|People close to “Law & Order” were told Thursday afternoon that the pioneering NBC drama had been canceled. But the network has not yet confirmed the decision, and there were indications late Thursday that talks about its fate were continuing.|
The series, produced by Dick Wolf, is tied with “Gunsmoke” as the longest-running prime-time drama on network television. Its 20th season will conclude this month.
In phone calls Thursday afternoon, Mr. Wolf’s production company informed people involved with the show about the cancellation, including Fred Berner, an executive producer based in New York, and Ed Zuckerman, a former co-executive producer. Mr. Zuckerman described himself as stunned by the news. “It’s been such a pillar of the television world we all live in,” he said.
Mr. Berner said the actors on “Law & Order” were also informed of the cancellation.
If true, he said, “it’s a kick in the gut to New York.” Thousands of people in the city are employed, directly and indirectly, by the series and its two spinoffs.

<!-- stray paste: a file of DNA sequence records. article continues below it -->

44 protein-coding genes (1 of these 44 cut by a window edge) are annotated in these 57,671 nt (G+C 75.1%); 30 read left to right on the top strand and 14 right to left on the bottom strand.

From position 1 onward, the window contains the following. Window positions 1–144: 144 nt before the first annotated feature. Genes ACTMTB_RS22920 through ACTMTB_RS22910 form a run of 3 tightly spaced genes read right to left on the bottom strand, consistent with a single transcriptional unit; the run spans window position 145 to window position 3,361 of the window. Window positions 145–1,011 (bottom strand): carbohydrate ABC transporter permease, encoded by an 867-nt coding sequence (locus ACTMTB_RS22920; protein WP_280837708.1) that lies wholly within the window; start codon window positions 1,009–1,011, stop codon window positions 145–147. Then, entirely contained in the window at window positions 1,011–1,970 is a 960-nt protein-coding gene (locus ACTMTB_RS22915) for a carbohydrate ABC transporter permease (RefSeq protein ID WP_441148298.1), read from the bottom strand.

It is possible that the show still has some life left in it.
NBC and Mr. Wolf “are still having conversations,” two sources close to the talks said Thursday evening. They requested anonymity because they were not authorized by their employers to comment on the record.
Reached on his cellphone while on vacation in China, Rene Balcer, an executive producer of “Law & Order,” had no comment on the reports on Deadline Hollywood Daily and elsewhere that the show had been canceled. Other producers of the show and its spinoffs did not immediately respond to requests for comment.
An NBC spokesman said he had no comment.
Many in the television business had expected NBC to renew the series this month, if only to allow Mr. Wolf to beat “Gunsmoke,” something he has long sought to achieve.
“Law & Order” profoundly influenced the generations of police procedurals that have come and gone since it had its premiere in 1990. The two “Law & Order” spinoffs, “Special Victims Unit” and “Criminal Intent,” will most likely not be affected by the decision about the original program.
Correction: An earlier version of this post said that “Law & Order” was tied with “Gunsmoke” as the longest-running prime-time series on network television. The two are tied as the longest-running prime-time dramas — “The Simpsons,” an animated comedy series on Fox, has had a longer run.